Couple of centuries later, the Romans destroy Jerusalem, the Jews are scattered to the seventy nations of the world, and now they’re speaking all of these foreign languages like Yiddish and Arabic and Ladino. They don’t know a word of Hebrew, but they still want to pray. The rabbis want to let them, but there’s this old ruling standing in the way, saying that you should pray in Hebrew because the angels don’t understand Aramaic.
So the rabbis declare that actually, the angels understand every language except Aramaic. This actually happened.
And everyone thought it was a joke, but then the sky shattered and we met the angels, and by golly they spoke every language from Albanian to Zulu, but Aramaic was nonsense to them. They couldn’t learn it no matter how hard they tried. It was some kind of fixed mental blind spot. Why did the rabbis’ weird ad hoc decision so perfectly correspond to reality? I don’t know. Nothing is ever a coincidence.
But perhaps there are things humans were not meant to know. And when people started asking the angels – was Jesus Son of God? Was he the Messiah? – the angels answered – darned if we know. We couldn’t understand a word he was saying.
One night, Ana and I were thinking thoughts at each other – gossiping about Bill, actually, since he’d just made a hilariously ill-fated attempt to seduce Erica – and Ana started feeling guilty, because gossiping was a sin.
I asked how anyone would find out we were gossiping, when we were doing it telepathically, and there were no other telepaths in the world – some said the Comet King had been able to read minds, but he was dead – and she said that we didn’t know anything about kabbalistic marriage, maybe the angels could listen in on us or something.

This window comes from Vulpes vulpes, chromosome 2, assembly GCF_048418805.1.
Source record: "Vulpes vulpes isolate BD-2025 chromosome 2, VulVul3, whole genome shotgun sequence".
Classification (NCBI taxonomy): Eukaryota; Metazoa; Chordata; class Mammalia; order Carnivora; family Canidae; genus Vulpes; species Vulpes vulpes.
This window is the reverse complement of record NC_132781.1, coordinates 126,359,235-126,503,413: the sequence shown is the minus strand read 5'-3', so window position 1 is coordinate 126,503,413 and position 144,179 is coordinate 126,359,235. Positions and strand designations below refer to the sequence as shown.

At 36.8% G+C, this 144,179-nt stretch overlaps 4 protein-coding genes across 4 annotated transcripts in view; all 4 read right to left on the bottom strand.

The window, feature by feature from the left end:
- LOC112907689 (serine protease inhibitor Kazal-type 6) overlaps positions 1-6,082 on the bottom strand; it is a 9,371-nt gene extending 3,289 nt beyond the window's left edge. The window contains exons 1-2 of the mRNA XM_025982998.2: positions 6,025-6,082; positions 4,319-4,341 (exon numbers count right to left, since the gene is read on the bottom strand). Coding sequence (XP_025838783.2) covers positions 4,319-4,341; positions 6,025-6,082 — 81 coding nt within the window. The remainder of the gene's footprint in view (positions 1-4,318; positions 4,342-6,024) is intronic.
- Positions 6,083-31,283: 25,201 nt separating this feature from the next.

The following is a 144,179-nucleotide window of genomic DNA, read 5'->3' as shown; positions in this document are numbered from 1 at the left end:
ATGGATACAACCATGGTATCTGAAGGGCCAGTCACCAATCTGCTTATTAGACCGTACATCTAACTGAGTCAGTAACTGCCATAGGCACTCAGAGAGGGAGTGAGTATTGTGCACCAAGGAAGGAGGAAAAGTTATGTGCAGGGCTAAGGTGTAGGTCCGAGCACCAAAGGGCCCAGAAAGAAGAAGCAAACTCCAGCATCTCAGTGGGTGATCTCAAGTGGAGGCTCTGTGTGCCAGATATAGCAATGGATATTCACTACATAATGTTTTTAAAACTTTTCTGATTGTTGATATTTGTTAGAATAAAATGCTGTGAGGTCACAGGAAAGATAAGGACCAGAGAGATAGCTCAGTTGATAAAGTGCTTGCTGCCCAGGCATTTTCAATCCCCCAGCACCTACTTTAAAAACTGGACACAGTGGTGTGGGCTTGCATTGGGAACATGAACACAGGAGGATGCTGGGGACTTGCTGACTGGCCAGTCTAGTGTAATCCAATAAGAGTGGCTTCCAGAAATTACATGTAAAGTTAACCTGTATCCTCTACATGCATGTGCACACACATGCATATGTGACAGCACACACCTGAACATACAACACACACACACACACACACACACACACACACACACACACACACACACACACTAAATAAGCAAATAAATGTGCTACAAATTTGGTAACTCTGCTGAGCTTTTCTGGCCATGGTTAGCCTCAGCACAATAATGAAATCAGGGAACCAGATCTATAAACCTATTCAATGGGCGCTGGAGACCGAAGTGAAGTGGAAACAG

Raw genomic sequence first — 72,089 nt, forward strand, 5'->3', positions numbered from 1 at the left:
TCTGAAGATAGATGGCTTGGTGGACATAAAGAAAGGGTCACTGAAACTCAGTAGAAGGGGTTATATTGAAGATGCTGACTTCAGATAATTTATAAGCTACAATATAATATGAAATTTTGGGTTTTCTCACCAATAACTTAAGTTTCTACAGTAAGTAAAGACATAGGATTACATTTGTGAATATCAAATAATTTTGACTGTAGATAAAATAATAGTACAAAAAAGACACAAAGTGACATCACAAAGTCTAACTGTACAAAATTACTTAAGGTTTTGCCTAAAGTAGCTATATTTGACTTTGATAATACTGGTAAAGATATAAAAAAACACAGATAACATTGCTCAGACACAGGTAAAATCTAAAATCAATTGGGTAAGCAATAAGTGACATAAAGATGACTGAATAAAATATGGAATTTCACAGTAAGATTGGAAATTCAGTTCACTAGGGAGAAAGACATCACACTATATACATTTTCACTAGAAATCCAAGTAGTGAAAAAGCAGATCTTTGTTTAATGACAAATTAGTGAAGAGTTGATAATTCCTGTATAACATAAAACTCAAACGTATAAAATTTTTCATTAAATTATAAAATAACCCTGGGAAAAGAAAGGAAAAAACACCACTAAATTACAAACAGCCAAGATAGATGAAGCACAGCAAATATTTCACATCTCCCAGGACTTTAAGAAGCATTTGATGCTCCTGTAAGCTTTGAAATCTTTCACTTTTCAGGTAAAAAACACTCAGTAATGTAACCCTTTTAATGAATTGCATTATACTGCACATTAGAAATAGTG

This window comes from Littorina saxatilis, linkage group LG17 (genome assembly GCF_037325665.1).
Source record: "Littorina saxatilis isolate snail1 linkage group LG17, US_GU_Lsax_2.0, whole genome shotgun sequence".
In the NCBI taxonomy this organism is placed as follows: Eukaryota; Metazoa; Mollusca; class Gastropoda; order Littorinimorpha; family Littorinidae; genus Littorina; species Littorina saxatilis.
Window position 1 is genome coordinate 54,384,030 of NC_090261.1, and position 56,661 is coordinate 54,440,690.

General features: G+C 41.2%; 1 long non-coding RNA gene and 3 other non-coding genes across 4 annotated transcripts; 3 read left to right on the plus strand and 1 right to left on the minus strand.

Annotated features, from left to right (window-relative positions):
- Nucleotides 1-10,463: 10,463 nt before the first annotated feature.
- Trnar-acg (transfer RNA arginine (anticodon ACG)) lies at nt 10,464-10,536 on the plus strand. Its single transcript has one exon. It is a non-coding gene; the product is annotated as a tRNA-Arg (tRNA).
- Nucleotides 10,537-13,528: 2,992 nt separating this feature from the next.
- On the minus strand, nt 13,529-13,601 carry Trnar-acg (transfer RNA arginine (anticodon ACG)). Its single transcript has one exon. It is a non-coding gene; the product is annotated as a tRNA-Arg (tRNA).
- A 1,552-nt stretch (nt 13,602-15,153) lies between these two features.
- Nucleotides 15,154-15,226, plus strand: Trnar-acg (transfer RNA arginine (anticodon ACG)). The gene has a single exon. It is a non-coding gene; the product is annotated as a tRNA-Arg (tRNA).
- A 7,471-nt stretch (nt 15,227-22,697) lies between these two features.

This was a pretty reasonable concern. Somebody had added that section to the Bible, the one in John that Ana had taken SCABMOM out of, and angels sounded like the sort of entities who had the power to edit the Bible. For all we knew, Heaven was wiretapping our private channel. So we decided to learn Aramaic, so that we could gossip as much as we wanted and the angels couldn’t listen in.
Neither of us was very good at it yet, but that didn’t matter, because I was saying the practice sentences from “Aramaic Made Easy: A Beginner’s Guide.”
“The dog is in the house,” I told Dodd in the cadences of first century Judea. “The dog is big and brown. Simeon is going to the synagogue. The dog is not going to the synagogue.”
Bill Dodd watched me intently as I spoke, wrinkles forming on his face. He had only two choices – accept what I had said as accurate, or admit he didn’t understand Aramaic and therefore did not know everything. I could see the wheels turning in his mind.
“Rabbi Tzion was a very wise man,” he finally told me. Then he went into his room and handed me his gaming laptop. “If anything happens to that,” he said as I stuffed it into my backpack, “I will hunt you down and kill you.”
I nodded and made my escape before he changed his mind.
When I made it back to Ithaca, I couldn’t resist stopping off in Ana’s room to check if Sarah had come up with any more Names in my absence. It hadn’t, which wasn’t really surprising – two in so short a time was a huge fluke – but my presence there at least had the effect of waking Ana up. She rubbed her eyes, griped at me for waking her – then, her tiredness melting away before the excitement of the occasion, told me to ensoul Bill’s computer already.
I took the sleek MacBook out of my backpack, plugged it into the outlet, fired it up. I installed Llull. I disabled the Internet connections, not wanting to risk anything automatically updating and letting Bill know what we were doing. Then I spoke the Vital Name. “ROS-AILE-KAPHILUTON-MIRAKOI-KALANIEMI-TSHANA-KAI-KAI-EPHSANDER-GALISDO-TAHUN…” I began. Then: “MEH-MEH-MEH-MEH-MEH-MEH.”